It will be hard for this year's Baseball Hall of Fame class to top last year's in terms of quality. But when it comes to quantity, this year's class could be historic when results are announced Tuesday at 2 p.m.
One year ago, Greg Maddux, Tom Glavine and Frank Thomas were voted into Cooperstown by the eligible members of the Baseball Writers' Association of America. The players were joined by managers Joe Torre, Tony La Russa and Bobby Cox -- three Veterans Committee selections -- to form an impressive group of inductees.
This year, the writers are expected to vote Randy Johnson, Pedro Martinez and John Smoltz into the Hall.
Long Island native Craig Biggio and former Mets catcher Mike Piazza could join the trio of aces in what could end up being one of the baseball writers' biggest classes ever.
Only once in history have five players been elected by the writers in the same year. That was the Hall's first class in 1936 (Ty Cobb, Walter Johnson, Christy Mathewson, Babe Ruth and Honus Wagner).
And four players haven't been elected by the writers since 1955, when Joe DiMaggio, Gabby Hartnett, Ted Lyons and Dazzy Vance all received the needed 75 percent of the vote.
This year's class could have a definite New York flavor.
Johnson, the flame-throwing 6-10 lefthander nicknamed the Big Unit, spent 2005-06 with the Yankees, going 34-19. But his best days came with the Diamondbacks, including his co-World Series MVP performance in the 2001 World Series against the Yankees.
Johnson won 303 games and five Cy Young Awards, including four in a row from 1999-2002 for Arizona. He is second on the all-time list with 4,875 strikeouts.
Martinez, a flamboyant righthander, pitched for the Mets from 2005-08 and went 32-23. The three-time Cy Young Award winner with the Red Sox went toe-to-toe with the Yankees for the meat of his career and was part of Boston's curse-defying 2004 World Series championship team.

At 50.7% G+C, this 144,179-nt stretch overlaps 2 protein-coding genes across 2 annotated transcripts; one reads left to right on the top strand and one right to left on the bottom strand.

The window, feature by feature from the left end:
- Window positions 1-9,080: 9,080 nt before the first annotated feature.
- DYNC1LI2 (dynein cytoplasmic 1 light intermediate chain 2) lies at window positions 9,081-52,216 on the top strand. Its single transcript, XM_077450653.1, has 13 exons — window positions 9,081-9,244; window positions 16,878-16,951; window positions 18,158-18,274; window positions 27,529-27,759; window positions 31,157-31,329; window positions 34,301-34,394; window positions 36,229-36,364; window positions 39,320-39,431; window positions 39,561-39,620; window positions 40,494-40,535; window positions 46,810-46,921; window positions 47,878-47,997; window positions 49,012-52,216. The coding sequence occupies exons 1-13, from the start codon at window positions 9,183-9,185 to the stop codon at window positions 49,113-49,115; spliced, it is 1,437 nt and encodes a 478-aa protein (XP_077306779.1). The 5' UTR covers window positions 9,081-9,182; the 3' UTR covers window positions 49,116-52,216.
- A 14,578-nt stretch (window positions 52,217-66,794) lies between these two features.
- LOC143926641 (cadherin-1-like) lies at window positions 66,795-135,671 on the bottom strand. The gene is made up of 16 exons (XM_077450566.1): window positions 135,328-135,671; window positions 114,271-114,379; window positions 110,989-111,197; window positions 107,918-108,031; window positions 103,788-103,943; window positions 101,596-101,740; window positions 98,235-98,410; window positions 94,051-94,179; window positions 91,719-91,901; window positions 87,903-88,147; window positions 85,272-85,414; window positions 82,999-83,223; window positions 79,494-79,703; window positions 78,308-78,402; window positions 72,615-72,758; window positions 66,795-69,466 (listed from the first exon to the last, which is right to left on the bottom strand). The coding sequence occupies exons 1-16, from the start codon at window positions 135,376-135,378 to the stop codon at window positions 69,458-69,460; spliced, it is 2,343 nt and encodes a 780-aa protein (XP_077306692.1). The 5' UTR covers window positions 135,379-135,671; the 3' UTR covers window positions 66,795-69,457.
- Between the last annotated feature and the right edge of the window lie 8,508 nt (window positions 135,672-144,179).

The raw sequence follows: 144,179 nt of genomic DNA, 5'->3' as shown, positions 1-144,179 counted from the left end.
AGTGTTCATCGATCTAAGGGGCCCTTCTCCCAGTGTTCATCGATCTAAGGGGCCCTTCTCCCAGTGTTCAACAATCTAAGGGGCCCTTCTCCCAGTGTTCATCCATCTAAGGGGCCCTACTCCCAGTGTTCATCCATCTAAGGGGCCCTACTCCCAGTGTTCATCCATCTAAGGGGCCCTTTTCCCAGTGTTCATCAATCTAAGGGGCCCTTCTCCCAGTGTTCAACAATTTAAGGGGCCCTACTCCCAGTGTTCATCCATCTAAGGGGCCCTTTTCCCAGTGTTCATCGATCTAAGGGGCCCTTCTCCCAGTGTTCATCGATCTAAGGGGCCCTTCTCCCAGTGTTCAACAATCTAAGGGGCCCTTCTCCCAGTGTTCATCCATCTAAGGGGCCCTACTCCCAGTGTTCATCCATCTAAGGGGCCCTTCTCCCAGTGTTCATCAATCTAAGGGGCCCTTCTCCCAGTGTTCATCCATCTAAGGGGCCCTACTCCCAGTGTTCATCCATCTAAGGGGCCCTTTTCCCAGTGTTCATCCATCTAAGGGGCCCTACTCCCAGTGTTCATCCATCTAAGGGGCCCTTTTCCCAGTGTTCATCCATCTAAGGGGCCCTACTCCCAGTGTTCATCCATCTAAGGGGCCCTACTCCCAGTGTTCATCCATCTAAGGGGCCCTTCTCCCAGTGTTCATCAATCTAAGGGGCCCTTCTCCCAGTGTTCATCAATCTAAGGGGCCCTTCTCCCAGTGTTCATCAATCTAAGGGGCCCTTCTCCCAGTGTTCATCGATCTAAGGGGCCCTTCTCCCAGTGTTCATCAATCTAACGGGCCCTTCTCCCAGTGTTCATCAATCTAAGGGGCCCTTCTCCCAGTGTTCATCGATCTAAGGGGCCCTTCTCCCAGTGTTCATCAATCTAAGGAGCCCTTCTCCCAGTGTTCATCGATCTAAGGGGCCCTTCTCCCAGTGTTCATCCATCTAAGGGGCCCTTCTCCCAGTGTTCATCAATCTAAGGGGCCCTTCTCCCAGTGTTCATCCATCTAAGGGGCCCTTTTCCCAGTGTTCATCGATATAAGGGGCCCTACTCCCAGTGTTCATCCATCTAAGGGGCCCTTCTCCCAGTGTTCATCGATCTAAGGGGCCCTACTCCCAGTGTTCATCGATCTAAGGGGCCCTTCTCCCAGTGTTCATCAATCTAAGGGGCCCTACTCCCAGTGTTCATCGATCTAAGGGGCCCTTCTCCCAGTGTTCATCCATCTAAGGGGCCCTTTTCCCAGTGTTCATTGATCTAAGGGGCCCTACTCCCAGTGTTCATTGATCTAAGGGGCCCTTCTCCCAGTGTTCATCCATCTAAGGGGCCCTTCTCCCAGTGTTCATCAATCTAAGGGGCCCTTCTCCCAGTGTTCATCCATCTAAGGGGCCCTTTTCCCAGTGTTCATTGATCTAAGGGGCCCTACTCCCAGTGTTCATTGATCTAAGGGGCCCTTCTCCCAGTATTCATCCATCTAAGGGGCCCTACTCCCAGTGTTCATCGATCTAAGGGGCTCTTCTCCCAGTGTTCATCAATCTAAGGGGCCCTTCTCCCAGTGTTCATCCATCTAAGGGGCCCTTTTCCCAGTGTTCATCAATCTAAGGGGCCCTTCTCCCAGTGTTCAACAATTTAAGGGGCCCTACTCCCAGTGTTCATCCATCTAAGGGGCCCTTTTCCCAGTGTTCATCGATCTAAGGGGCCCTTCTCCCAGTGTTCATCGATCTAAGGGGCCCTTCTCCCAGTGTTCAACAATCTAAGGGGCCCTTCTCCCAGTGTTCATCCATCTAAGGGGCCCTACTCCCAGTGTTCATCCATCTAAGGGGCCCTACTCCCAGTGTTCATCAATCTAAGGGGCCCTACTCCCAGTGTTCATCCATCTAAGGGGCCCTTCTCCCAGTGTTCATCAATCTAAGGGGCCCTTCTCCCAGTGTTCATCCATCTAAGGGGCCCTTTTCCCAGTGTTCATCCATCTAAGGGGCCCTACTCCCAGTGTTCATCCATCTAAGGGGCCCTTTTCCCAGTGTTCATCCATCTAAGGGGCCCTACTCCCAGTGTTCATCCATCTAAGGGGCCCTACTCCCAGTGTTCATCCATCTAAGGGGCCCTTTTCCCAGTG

His last career start was for the Phillies against the Yankees in Game 6 of the 2009 World Series. Martinez was 219-100 with a 2.93 ERA in 18 years spent mostly in the big-offense steroid era.
If he makes it, Martinez's speech should be a highlight of the Cooperstown induction ceremony, which is scheduled for July 26.
Smoltz, if he is elected, will join his Braves buddies Maddux and Glavine. Smoltz was an ace starter and closer for the Braves. He won 213 games and saved 154.
The real intrigue on the ballot begins with Biggio, the former Kings Park High School star who had 3,060 hits in a 20-year career with the Astros.
Biggio missed getting elected last year by two votes. This is his third year on the ballot.
It also will be the third try for Piazza, one of the best-hitting catchers of all time. He played for the Mets from 1998-2005.
Piazza received 57.8 percent in 2013 and 62.2 percent last year. Some writers have left Piazza off their ballots because of suspicion of performance-enhancing drug use during his career. Piazza has denied using PEDs and never was named in any investigation.
The cloud of PEDs likely will continue to keep all-time greats Barry Bonds and Roger Clemens out of the Hall, as well as sluggers Mark McGwire and Sammy Sosa.
This will be Don Mattingly's final year on the writers' ballot. The former Yankees first baseman received 8.2 percent of the vote last year.
Other notables among the 17 returning players are Jeff Bagwell, Jeff Kent, Edgar Martinez, Mike Mussina, Curt Schilling and Lee Smith.
There are 17 first-time eligible players. They include Carlos Delgado, Cliff Floyd, Nomar Garciaparra and Gary Sheffield.
Ken Griffey Jr. leads the first-timers in the class of 2016.